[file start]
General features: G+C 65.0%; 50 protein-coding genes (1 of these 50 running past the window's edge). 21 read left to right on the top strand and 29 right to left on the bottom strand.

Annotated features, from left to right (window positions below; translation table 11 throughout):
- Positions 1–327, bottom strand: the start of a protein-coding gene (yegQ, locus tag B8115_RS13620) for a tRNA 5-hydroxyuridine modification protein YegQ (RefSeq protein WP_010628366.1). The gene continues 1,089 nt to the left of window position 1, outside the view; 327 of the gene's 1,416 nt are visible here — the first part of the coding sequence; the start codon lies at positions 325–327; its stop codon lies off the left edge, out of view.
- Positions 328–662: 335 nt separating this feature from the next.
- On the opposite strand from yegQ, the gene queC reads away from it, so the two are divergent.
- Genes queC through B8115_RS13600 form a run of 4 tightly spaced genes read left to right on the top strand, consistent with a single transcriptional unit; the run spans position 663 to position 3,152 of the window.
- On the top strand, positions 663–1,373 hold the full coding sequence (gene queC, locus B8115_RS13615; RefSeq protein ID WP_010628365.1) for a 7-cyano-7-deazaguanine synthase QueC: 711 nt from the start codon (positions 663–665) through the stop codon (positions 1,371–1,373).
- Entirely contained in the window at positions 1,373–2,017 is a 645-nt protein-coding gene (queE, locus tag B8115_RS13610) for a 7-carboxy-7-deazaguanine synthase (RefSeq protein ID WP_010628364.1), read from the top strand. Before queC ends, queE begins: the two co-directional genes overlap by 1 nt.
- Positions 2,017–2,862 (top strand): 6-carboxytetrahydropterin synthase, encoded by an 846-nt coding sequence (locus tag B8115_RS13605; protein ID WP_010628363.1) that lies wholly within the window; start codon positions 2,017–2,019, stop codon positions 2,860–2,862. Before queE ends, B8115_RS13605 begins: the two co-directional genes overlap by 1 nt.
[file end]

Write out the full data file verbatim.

General features: G+C 65.0%; 50 protein-coding genes (1 of these 50 running past the window's edge). 21 read left to right on the top strand and 29 right to left on the bottom strand.

Annotated features, from left to right (window positions below; translation table 11 throughout):
- Positions 1–327, bottom strand: the start of a protein-coding gene (yegQ, locus tag B8115_RS13620) for a tRNA 5-hydroxyuridine modification protein YegQ (RefSeq protein WP_010628366.1). The gene continues 1,089 nt to the left of window position 1, outside the view; 327 of the gene's 1,416 nt are visible here — the first part of the coding sequence; the start codon lies at positions 325–327; its stop codon lies off the left edge, out of view.
- Positions 328–662: 335 nt separating this feature from the next.
- On the opposite strand from yegQ, the gene queC reads away from it, so the two are divergent.
- Genes queC through B8115_RS13600 form a run of 4 tightly spaced genes read left to right on the top strand, consistent with a single transcriptional unit; the run spans position 663 to position 3,152 of the window.
- On the top strand, positions 663–1,373 hold the full coding sequence (gene queC, locus B8115_RS13615; RefSeq protein ID WP_010628365.1) for a 7-cyano-7-deazaguanine synthase QueC: 711 nt from the start codon (positions 663–665) through the stop codon (positions 1,371–1,373).
- Entirely contained in the window at positions 1,373–2,017 is a 645-nt protein-coding gene (queE, locus tag B8115_RS13610) for a 7-carboxy-7-deazaguanine synthase (RefSeq protein ID WP_010628364.1), read from the top strand. Before queC ends, queE begins: the two co-directional genes overlap by 1 nt.
- Positions 2,017–2,862 (top strand): 6-carboxytetrahydropterin synthase, encoded by an 846-nt coding sequence (locus tag B8115_RS13605; protein ID WP_010628363.1) that lies wholly within the window; start codon positions 2,017–2,019, stop codon positions 2,860–2,862. Before queE ends, B8115_RS13605 begins: the two co-directional genes overlap by 1 nt.